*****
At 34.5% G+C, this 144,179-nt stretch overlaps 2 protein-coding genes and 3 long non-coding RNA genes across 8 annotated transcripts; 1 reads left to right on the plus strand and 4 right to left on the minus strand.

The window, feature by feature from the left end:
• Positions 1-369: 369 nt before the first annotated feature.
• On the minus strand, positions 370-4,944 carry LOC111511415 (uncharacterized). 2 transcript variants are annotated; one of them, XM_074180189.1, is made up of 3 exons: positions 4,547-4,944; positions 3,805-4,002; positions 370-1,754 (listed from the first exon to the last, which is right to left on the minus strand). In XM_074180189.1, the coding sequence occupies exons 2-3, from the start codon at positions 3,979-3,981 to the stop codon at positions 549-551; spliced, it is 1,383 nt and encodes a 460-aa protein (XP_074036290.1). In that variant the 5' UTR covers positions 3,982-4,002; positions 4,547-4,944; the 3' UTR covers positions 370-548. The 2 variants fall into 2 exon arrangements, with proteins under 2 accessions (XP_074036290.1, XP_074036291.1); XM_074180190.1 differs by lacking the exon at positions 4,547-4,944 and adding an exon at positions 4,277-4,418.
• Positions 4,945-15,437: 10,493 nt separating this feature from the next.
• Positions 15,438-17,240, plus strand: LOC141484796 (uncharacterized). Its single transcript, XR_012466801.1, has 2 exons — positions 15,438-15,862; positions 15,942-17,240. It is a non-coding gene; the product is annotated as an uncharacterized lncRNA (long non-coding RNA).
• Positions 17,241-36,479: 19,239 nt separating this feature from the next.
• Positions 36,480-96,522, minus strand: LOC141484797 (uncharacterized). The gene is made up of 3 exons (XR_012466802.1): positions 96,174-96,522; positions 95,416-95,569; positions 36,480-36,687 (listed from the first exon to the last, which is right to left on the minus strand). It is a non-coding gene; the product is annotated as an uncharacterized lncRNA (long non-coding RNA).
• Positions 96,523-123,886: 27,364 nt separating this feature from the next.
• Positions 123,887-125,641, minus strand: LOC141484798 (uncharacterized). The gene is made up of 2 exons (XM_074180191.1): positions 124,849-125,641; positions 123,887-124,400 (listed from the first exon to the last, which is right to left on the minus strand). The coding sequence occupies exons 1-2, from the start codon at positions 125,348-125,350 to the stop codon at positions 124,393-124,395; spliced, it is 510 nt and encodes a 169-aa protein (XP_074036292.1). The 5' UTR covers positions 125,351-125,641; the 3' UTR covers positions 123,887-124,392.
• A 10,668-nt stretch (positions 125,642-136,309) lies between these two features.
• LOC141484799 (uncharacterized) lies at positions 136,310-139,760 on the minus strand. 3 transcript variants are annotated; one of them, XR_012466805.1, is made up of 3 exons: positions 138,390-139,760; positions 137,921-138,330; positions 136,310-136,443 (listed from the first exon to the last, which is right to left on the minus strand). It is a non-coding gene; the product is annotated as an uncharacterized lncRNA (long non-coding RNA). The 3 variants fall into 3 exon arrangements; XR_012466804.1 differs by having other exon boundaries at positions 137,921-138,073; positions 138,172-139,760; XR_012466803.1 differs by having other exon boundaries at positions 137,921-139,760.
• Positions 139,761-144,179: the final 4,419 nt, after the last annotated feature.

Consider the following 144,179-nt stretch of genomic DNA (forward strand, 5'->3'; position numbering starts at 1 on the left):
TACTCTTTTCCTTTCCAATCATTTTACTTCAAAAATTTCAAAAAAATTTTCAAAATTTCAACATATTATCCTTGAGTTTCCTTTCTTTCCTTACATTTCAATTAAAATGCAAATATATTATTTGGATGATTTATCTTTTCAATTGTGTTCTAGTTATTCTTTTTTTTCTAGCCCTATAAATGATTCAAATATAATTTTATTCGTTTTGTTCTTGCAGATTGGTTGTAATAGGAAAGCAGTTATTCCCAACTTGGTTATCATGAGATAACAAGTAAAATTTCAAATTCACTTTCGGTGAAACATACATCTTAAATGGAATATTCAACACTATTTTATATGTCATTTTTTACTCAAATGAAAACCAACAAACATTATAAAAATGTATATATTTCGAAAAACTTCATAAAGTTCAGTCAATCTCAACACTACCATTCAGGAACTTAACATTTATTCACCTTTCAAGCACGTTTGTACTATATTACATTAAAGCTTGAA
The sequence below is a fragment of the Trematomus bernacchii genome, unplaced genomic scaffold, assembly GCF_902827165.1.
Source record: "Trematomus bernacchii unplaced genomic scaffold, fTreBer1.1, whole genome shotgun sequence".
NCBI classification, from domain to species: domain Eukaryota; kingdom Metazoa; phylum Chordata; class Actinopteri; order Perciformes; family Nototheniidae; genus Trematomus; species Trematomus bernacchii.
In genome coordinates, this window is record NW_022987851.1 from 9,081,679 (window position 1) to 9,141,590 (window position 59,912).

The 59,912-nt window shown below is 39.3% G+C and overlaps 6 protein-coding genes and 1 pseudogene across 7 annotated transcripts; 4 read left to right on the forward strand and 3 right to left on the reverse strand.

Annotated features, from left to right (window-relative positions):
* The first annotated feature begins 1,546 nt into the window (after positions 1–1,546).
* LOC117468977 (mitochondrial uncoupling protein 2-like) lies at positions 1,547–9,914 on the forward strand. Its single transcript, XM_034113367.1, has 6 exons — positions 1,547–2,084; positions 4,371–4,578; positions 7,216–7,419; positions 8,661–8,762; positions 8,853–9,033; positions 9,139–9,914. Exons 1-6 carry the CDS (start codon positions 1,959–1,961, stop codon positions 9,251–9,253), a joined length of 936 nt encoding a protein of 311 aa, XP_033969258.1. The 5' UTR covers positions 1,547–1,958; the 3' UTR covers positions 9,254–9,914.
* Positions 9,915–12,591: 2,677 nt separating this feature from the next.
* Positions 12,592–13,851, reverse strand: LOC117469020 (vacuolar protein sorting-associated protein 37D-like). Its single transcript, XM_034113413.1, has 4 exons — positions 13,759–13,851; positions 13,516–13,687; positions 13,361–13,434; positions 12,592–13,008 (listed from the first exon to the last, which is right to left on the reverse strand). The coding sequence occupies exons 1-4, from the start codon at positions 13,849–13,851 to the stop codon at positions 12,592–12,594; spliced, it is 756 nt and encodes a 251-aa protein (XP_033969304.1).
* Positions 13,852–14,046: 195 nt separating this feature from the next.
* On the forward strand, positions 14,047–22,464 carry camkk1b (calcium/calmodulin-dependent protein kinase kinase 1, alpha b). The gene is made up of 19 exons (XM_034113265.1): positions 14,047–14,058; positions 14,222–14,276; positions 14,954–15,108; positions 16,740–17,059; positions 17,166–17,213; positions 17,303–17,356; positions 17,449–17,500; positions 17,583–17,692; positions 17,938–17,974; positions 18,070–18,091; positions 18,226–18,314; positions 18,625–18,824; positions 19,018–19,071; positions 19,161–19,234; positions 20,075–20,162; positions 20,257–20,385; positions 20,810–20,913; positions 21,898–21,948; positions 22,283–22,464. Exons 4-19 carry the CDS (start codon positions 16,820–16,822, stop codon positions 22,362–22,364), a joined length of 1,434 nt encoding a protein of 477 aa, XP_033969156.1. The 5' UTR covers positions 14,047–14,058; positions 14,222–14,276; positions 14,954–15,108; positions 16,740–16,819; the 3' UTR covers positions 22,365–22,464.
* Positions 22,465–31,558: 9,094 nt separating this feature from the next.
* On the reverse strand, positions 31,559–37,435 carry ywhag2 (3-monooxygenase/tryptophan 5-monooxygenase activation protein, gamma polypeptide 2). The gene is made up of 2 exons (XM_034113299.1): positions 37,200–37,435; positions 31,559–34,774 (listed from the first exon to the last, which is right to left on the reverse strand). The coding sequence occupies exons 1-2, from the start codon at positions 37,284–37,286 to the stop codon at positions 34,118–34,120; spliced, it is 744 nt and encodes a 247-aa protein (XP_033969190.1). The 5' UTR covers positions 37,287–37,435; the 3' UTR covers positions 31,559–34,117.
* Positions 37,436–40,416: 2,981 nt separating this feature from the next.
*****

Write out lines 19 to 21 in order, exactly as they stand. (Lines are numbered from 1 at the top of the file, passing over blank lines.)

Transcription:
In genome coordinates, this window is record NW_022987851.1 from 9,081,679 (window position 1) to 9,141,590 (window position 59,912).

The 59,912-nt window shown below is 39.3% G+C and overlaps 6 protein-coding genes and 1 pseudogene across 7 annotated transcripts; 4 read left to right on the forward strand and 3 right to left on the reverse strand.

Annotated features, from left to right (window-relative positions):